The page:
Built to race — and only to race

To start with, any formula (open-wheeled) racer is by definition a weapons-grade car. You can’t take it to the grocery store or on a tour, and your wife’s garden club (or your own country-club friends, for that matter) won’t stop and admire its voluptuous curves in passing. It’s also unlikely that you will be qualified to tinker with it.

They were built to race and win on a professional level, and that’s pretty much it. That said, Grand Prix cars certainly have collector values worth paying for — you just have to understand what they are.

The most basic is the antique collectors’ adage: “What was special then is special now.” Even the most plebian of GP cars at some point played at the absolute pinnacle of the sport, were watched and/or cheered by hundreds of thousands of spectators, and had some role to play in that most extreme of blood sports — Grand Prix racing. It’s a subtler vibe than the “Ooh, can I touch it?” macho sexiness of some sports racers, but just as real. GP cars can be damned charismatic and handsome.

Add in good stories…

The best cars, of course, have stories to tell along with physical attractiveness, and the more and greater the stories, the more collector value a car will have. They can be of personal courage and charisma (great drivers and great races), or of innovation and importance to the development of the sport (we’ll discuss the Lotus 49 shortly), or just sheer quirkiness, but the more stories the better.

These two cars have very different stories.

The Brabham BT20 played a huge part in Brabham’s 1966 and 1967 world championships, and it was arguably the dominant GP car of those years, but, in honesty, there wasn’t much competition. The beginning of the 3-liter formula seemed to catch everybody by surprise: Nobody had a good 3-liter race engine and the new chassis had to deal with both more horsepower and wider tires, so the cars of the first few years were more evolving experiments than developed concepts. The BT20 was beautiful, important and dominant, but it was not particularly fast — at least by the standards of the years to come. Denny Hulme took 2nd at Silverstone in 1966 with an average lap time of 1:40.

The Lotus 49 came along in mid-1967 and is arguably the most significant and successful car in Grand Prix history. With a monocoque front tub mounted to a stressed-member engine — and introducing the Cosworth DFV engine that would dominate 3-liter racing for the next 10 years — the Lotus 49 made every car prior to its introduction instantly obsolete. With few exceptions (and no successful ones), every GP car that followed it was an attempt to be what it was. This car simply changed the paradigm. The car was a front-runner for four seasons and remained in the hunt after that. In the 1969 Silverstone GP, a Lotus 49C turned a lap time of 1:30.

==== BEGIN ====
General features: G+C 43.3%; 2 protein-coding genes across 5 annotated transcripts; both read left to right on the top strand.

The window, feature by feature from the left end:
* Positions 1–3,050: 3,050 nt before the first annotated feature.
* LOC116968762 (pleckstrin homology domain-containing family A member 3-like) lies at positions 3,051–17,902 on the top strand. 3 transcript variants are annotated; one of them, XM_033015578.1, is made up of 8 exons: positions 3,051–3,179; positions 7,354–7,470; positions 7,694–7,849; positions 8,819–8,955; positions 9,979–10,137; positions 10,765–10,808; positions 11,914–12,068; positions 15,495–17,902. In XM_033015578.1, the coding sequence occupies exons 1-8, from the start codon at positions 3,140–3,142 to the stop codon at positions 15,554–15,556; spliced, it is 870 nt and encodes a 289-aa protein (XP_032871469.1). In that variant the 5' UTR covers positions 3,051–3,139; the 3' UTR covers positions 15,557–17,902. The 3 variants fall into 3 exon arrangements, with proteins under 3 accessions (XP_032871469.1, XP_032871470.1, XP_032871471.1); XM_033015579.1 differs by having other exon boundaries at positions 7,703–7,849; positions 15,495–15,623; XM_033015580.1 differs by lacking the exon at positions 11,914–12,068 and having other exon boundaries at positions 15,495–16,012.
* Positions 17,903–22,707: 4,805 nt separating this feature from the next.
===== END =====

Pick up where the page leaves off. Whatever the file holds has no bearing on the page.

Track-weapon value

Both cars have plenty of stories to tell, although the Lotus 49 has far greater and more compelling ones than the Brabham, so it should have greater collector value.

What about the competitive side of things? The problem here is that the FIA sets the vintage GP grid for the early cars as 1966 through 1972.

The winning 1972 car at Silverstone had an average lap time of 1:25, 15 seconds a lap faster than the Brabham’s 1966 time and five seconds faster than the Lotus 49’s time, which means that if you care about winning the race (or even being mid-pack), the Brabham doesn’t have a chance.

Interestingly, the Lotus is close enough that with a good driver and careful improvements, it could run at or near the front, plus the Cosworth DFV is easy to maintain or replace, while the Repco engines are hens’-teeth rare and relatively fragile. The weapons-grade value clearly goes to the Lotus.

Why did the Brabham bring more?

Okay, so by my calculations the Lotus has the Brabham easily in both collector values and competitiveness. Why did the Brabham sell for $350k more than the Lotus? I don’t know, either.

I know of some private sales of pre-Lotus 49 3-liter cars that suggest that the Brabham sold at the high side of the range and of some private sales of Lotus 49s that suggest this one went for well under market. Why? My observation is that two consignors entered the “racing car at auction” lottery and for whatever reasons, one was successful and one was disappointed.

The Brabham was well sold, while the Lotus 49 was very, very well bought. ♦

(Introductory description courtesy of RM Auctions.)

Comments are closed.